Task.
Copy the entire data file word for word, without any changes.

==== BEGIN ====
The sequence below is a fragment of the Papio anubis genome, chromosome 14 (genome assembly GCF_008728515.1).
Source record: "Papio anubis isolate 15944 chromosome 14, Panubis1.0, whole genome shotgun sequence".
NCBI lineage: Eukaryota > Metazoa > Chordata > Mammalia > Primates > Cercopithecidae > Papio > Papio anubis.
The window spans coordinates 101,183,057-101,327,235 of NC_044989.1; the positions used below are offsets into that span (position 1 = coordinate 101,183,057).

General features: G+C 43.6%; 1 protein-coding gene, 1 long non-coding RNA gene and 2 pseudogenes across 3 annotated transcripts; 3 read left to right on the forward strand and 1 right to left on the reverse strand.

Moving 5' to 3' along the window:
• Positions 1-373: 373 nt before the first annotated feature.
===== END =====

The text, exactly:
The sequence below is a fragment of the Papio anubis genome, chromosome 14 (genome assembly GCF_008728515.1).
Source record: "Papio anubis isolate 15944 chromosome 14, Panubis1.0, whole genome shotgun sequence".
NCBI lineage: Eukaryota > Metazoa > Chordata > Mammalia > Primates > Cercopithecidae > Papio > Papio anubis.
The window spans coordinates 101,183,057-101,327,235 of NC_044989.1; the positions used below are offsets into that span (position 1 = coordinate 101,183,057).

General features: G+C 43.6%; 1 protein-coding gene, 1 long non-coding RNA gene and 2 pseudogenes across 3 annotated transcripts; 3 read left to right on the forward strand and 1 right to left on the reverse strand.

Moving 5' to 3' along the window:
• Positions 1-373: 373 nt before the first annotated feature.